Below are the key points of the agreement:
1. From the surface water supply available to FID, FID will provide the City a surface water supply equivalent to up to 0.5% of FID’s net Kings River supply available for surface water customer deliveries in every Kings River Water year during the term of the Agreement.
FID’s Kings River supply averages approximately 430,000 acre-feet per year, so 0.5% equates to the City’s needed 2,150 acre-feet per year to meet their mitigation requirements under the NKGSP.
FID’s Kings River supply fluctuates with hydrologic conditions, so the actual amount of surface water available to the City each year will fluctuate with Kings River and other hydrologic conditions and FID’s actual surface water supply availability in each given year.
2. The surface water supply shall be for purposes of groundwater recharge. The City shall not sell, transfer, deliver or exchange any of the surface water supply without the written consent of FID.
3. At no time will the surface water supply delivered to the City by FID be directly treated and used by the City for municipal, industrial, or residential uses.
As an exception, if requested by the City, FID would permit the City’s pumping of some water directly out of recharge basin(s) for landscaping/irrigation uses by the City, including the blending of such pumped basin water with treated (purple pipe) water.
4. The City’s surface water supply will not be unadjustable based on lands annexed into the City over time, nor will it be adjusted to reflect any changes in the City or NKGSA’s recommended, targeted, or required contribution to groundwater recharge.
5. FID will require the City to pay FID’s current water service rate annually for 1,075 acres. The 1,075 acres is according to the fact that FID delivers on average two acre-feet per acre per year, so the equivalent acreage for 2,150 acre-feet is 1,075 acres. For example, FID’s 2022 water service rate is $52.20 per acre, so the total amount due from the City would be 1,075 x $52.20=$56,115.00.
The city’s annual surface water payment obligation for the fixed acreage of 1,075 acres will be multiplying the acres by the applicable FID water service rate each year to determine the annual payment due to FID.
Consistent with other municipal agreements and ratepayers, the total amount will be paid in full each year by the City regardless of the amount of available supply or the amount delivered to or used by the City.
6. The City’s obligation to make its annual payment is according to water delivered to or accepted by the City.
7. The Agreement will remain in effect until December 31, 2040, and will continue after that for additional terms of five (5) years, each upon approval by both parties.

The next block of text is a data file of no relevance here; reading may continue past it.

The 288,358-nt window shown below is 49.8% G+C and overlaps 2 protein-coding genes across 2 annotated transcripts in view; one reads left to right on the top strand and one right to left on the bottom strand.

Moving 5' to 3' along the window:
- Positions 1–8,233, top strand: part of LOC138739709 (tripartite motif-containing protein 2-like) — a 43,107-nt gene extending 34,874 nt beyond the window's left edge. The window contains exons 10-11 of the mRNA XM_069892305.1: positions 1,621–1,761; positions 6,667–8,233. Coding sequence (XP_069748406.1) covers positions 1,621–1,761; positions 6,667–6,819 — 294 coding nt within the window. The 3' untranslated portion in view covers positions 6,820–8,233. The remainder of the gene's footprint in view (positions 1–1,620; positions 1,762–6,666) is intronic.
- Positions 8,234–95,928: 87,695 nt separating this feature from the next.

The two parties have reached a final version of the agreement. Staff recommends approval of the agreement.
As discussed above, the City will purchase the surface water supply from FID annually.
For2022, this cost is estimated to be $56,115. The City will need to use Water Operations Reserves to cover the cost for the time being.
The City’s water utility service rates will factor in the cost of conducting its next utility rate study.
A substantial portion of existing property owners within the City currently pay an annual assessment to FID on their property tax bill.
The justification for this is that because the properties are within FID’s boundaries, the properties receive a general benefit from FID’s water supply deliveries to the general area that contribute to groundwater recharge.
These assessments are between $57,000 to $67,000 annually.
Once this Agreement is approved and takes effect, FID will move to no longer collect these assessments.
City residents will pay for the water supply purchase cost through their water utility bill.
The annual cost paid by the City to FID is for the purchase of the surface water supply only.
This cost does not include the cost of purchasing land, excavating recharge basins or
constructing connecting pipelines and structures to turn FID canal water into recharge facilities.
A combination of Water Operations Reserves, grant funding, and impact fee for future development will bear the costs associated with their projects.
Specific funding for each groundwater recharge project will be identified during planning for that project and budgeted accordingly.
The Council adjourned at 9:00 pm. The next Council meeting will be on Wednesday, June 8, 2022, at 6:00 pm through Zoom.
If you believe anything in these notes is inaccurate, please email us at Documentersfirstname.lastname@example.org with “Correction Request” in the subject line.